Alberta conservation group does their part to stem Christmas tree shortage
The Nature Conservancy of Canada has been harvesting blue spruce trees from a property near Red Deer for a number of years. (NCC)
CALGARY -- Because of issues 10 years ago, there aren't as many live Christmas trees available for sale this year, but an Alberta conservation group came up with a solution.
While it might seem disingenuous to some to cut down trees to help the environment, the Nature Conservancy of Canada has been doing just that for the past few years.
The difference is the trees they've targeted aren't supposed to be there in the first place, so it's actually a win-win for everyone involved.
The NCC says all the trees come from the Haynes property near Pine Lake, land they acquired back in 2011. Along with the natural area, they also inherited a tree farm filled with white and blue spruce trees.
While white spruce is native to Canada, blue spruce is not, so the NCC targeted them for removal.
Over the past week, volunteers collected about 20 trees and brought them to the Baymont Inn and Suites in Red Deer for a special Christmas show and market.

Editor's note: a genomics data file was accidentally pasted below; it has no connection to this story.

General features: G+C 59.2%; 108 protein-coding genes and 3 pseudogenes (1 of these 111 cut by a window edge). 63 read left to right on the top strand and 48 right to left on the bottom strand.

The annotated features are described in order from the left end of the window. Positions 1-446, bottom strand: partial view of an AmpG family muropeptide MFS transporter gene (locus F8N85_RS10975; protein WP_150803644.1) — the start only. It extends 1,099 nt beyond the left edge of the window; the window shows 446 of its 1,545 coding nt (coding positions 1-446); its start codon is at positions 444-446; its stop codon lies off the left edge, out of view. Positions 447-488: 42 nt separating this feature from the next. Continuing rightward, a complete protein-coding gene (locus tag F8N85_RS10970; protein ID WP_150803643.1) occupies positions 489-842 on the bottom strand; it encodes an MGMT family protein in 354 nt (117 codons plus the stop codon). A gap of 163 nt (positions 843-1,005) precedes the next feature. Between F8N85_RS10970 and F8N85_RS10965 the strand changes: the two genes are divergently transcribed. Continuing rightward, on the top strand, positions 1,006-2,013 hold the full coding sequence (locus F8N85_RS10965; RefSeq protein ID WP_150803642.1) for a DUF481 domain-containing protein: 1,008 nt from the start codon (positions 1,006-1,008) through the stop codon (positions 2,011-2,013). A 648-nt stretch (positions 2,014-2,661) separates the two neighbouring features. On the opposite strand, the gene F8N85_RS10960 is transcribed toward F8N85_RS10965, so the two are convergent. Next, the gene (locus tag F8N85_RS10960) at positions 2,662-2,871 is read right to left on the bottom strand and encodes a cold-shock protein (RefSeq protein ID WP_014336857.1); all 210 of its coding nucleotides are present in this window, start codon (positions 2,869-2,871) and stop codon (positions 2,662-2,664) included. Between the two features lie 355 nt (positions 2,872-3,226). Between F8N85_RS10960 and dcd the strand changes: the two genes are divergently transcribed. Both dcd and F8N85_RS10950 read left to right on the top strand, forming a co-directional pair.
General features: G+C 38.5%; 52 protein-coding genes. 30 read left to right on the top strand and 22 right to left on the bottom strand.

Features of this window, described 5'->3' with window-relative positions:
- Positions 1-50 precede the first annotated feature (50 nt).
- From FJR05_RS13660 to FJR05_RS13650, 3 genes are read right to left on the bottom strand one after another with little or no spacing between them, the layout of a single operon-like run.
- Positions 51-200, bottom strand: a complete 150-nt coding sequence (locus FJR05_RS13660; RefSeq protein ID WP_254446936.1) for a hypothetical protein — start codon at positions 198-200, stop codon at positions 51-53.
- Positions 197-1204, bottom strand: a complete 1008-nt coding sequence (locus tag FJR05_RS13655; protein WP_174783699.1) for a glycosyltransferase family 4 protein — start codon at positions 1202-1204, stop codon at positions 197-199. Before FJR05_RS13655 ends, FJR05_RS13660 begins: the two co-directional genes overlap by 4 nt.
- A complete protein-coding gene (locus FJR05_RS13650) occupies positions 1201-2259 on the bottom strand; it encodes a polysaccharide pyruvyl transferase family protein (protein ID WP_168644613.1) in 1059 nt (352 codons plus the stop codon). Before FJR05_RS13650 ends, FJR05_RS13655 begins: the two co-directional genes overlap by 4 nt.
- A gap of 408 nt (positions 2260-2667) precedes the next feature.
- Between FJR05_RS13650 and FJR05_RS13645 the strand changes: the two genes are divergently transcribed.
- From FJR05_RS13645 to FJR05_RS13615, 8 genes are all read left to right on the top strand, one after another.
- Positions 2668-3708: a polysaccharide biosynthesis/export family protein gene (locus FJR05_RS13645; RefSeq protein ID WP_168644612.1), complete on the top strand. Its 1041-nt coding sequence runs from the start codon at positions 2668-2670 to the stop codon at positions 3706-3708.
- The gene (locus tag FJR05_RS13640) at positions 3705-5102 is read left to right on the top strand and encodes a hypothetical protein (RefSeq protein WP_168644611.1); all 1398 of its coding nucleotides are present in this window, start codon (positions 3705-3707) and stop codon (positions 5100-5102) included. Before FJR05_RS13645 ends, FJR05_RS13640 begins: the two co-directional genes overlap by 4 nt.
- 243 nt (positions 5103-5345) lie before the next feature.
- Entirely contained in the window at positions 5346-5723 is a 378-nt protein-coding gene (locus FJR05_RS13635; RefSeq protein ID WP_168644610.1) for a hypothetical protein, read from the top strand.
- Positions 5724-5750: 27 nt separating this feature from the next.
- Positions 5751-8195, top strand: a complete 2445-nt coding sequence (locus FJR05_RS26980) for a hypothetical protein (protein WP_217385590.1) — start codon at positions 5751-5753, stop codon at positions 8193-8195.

Along with a hosting number of free activities including kids crafts and gift card draws, they provided the harvested trees to people for an average donation of $100.
Now it in its fourth year, organizers say the tree removal event is a great way to raise awareness about what they do.
"More importantly, it's a wonderful opportunity to meet neighbours and other community members," said NCC manager Keltie Manolakas in a release. "We hope people will come out to the craft market to support local vendors, participate in the festivities and leave with their very own Nature Conservancy of Canada Christmas tree."
The NCC says it is planning to remove the blue spruce trees gradually over the next decade to give native species room to grow and transform the tree farm into a natural forest area.
Manolakas says there's nothing dangerous about the trees, which are originally from Colorado.
"They're not invasive, they're not harmful to the environment – they're just not supposed to be there."
Once they're all gone, it plans to add native shrubs, aspen and poplar trees to diversify the property.
Earlier this week, the Canadian Christmas Tree Growers Association said fewer farmers planted trees in 2008 because of a downturn and there's also fewer trees in B.C. because of a shortage across the border.
Many lot owners in the Calgary region told CTV News their purchase orders have dropped by about 20 per cent this year. They add that could end up in higher prices for consumers.